[00:15:51] It’s gonna be great. So we’ve been doing it ever since we, uh, each week we take, we sort of peel apart a different movie as part of a series, uh, that we’re talking about. So we’ll talk about. [00:16:00] Um, we’re, we’re in the middle of the underworld series right now because, um, Kate Beckinsale, we posted a picture of Kate Beckinsale on Instagram, like a year ago and it blew up the next real Instagram.
[00:16:10] Like we get some traffic on Instagram, but Kate Beckinsale pictures are huge. And so we thought let’s just do all the underworld movies. So five weeks of underworld movies, anything with PVC
[00:16:22] Brett: [00:16:22] Would that happen with any attractive woman or is there something special about Kate back in style?
[00:16:28] Pete: [00:16:28] There is something inscrutable mercurial about Kate Beckinsale. I don’t know, but we’ve, we’ve got, you know, 10 years of movies and the Kate Beckinsale factor is a legit thing. I don’t understand. I don’t understand it. But, um, anyway, so we’ve been having a really good time talking about vampires and werewolves, but we’ve talked about all kinds of things.
[00:16:51] So yeah, I’m a, I’m a movie guy.
[00:16:52] Brett: [00:16:52] I’ll admit I’ve never watched any of the underworld movies. Yeah.
[00:16:57] Pete: [00:16:57] I mean you’re you’re okay. It’s I mean, they are [00:17:00] exactly what you get on the tin. You know what I mean? Like it’s not, they’re not, not under promising anything, so, uh, yeah. It’s, uh, you know, it’s good. Uh, but they did the, the thing that I like about it, they do, they’re very creative from production design perspective.
[00:17:14] Right. They do things in those movies because you could just feel that the team is standing around on set and saying, you know, what would be cool? And nobody’s there to say. But does that make sense? And that’s kind of fantastic. Right? And so that’s why it is a series with stunts that actually get tested on MythBusters.
[00:17:34] And I just love that. Like, there’s a sequence where our main character, Kate Beckinsale is standing on the floor of this hallway and the werewolves are coming and she has these two, um, machine pistols and she shoots a hole in the floor around her. Right. She just starts spinning and shoots her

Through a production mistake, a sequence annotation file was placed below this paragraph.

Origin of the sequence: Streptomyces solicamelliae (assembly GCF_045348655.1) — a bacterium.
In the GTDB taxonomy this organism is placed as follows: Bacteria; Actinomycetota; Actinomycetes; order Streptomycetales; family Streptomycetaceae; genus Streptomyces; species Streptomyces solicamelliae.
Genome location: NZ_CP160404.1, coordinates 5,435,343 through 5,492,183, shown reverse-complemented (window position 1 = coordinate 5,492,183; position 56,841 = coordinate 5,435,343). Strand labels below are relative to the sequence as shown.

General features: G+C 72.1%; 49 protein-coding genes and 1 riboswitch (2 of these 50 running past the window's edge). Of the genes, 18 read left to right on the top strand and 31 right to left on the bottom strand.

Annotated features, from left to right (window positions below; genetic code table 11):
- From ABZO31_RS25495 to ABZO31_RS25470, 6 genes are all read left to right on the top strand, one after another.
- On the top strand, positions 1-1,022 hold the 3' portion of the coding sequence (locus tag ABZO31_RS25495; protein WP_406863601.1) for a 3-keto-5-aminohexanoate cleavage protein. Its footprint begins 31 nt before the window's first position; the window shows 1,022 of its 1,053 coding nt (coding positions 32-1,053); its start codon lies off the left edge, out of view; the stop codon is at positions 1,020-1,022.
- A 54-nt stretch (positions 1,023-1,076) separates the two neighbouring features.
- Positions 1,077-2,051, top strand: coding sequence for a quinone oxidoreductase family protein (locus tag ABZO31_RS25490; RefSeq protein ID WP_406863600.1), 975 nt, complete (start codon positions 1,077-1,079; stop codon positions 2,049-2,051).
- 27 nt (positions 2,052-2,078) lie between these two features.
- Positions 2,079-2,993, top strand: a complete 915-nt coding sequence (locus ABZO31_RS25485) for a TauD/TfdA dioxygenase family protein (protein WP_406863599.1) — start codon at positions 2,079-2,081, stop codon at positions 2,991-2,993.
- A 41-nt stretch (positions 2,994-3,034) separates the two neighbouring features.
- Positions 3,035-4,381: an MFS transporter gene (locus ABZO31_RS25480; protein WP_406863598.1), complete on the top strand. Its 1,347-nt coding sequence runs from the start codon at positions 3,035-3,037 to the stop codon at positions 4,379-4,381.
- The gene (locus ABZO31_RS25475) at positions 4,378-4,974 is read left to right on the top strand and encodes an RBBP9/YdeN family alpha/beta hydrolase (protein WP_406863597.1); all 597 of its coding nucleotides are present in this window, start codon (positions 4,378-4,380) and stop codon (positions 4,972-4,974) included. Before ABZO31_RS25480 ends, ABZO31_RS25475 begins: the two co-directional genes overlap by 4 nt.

[00:17:49] Brett: [00:17:49] Yeah.
[00:17:50] Pete: [00:17:50] Right. Right. So it’s nonsense practically, but even when you see it debunked, you still love it in the movie. Like it is [00:18:00] just, it’s crazy and dumb and awesome. So guilty
[00:18:04] Brett: [00:18:04] I’ll admit, I don’t listen to enough podcasts who have gotten around to this one. Do you guys get into a lot of the production details? More so than, uh, like plot and storyline?
[00:18:15]Pete: [00:18:15] Yeah, we do. Um, because we’re super into, like, how did it get made? Like where did the, where the ideas come from? How did they get it financed? Um, you know, and then you know how to do an award season and how does that? And Andy is a, he’s a spreadsheet guy. And just as a producer, he loves. Coming up with metrics that kind of unify or, or allow us to normalize performance of movies over time.
[00:18:37] And so he came up with adjusted profit per finished minute of the movie. And so he adjusts per era. So you can actually compare, you know, something from 1940 with something from 2012, uh, because he is rationalize those dollars. And he’s, he’s looked at the budget per finished minute of the film. So you don’t get the like [00:19:00] Titanic factor or, you know, movies that are just incredibly long are incredibly short, ending up being wildly more or less profitable.
[00:19:06] So you can actually see how did these movies do in their era in terms of general performance. And it’s really fun to start looking at that and see, like, what are the most popular movies, um, you know, per finished
[00:19:18] Brett: [00:19:18] Yeah, I may have to check this podcast out because this sounds a lot like the way I watch movies. Um,
[00:19:25] Pete: [00:19:25] Yeah. It’s, it’s great. Uh, we, we have a really good time with it and, um, yeah, we, we like to learn about the movies as you know. It’s good.
[00:19:31] Brett: [00:19:31] have you, have you ever listened to over-tired with Christina Warren?
[00:19:35]Pete: [00:19:35] Yeah. Big fan. I, yeah, she’s great.
[00:19:38] Brett: [00:19:38] kind of person who adds all of those details and facts too. Like we talk about a TV show and she knows like what this actor was doing in their personal life. At the time this scene was filmed and can add these dimensions, this data that I wouldn’t otherwise have.
[00:19:57] I found that very intriguing.
[00:19:59]Pete: [00:19:59] Yeah, [00:20:00] right. Like, for example, just speaking in, in the, uh, uh, underworld universe, we call it underworld, uh, uh, and. The Len Weissman was the director behind it. And he was married to Kate Beckinsale and he’s directing Kate Beckinsale and Scott Speedman in this like steamy sex scene. That’s also nonsense.
[00:20:21] And, uh, we just like those kinds of things, like how people put them, put their heads in place as professionals to do things that personally we would, we would find challenging to do. We love talking about that?
[00:20:33] Brett: [00:20:33] So it can, I, can I just rapid switch topics as if we were both ADHD,
[00:20:39]Pete: [00:20:39] Dare you.
[00:20:40]Brett: [00:20:40] you mentioned. So we got a standing desk, uh, mostly for my back, uh, and I have a treadmill for it, which I use on and off. Like, not all the time that I’m at my desk. You mentioned you got a wobble board.
[00:20:57] Pete: [00:20:57] I got wobble. Everything.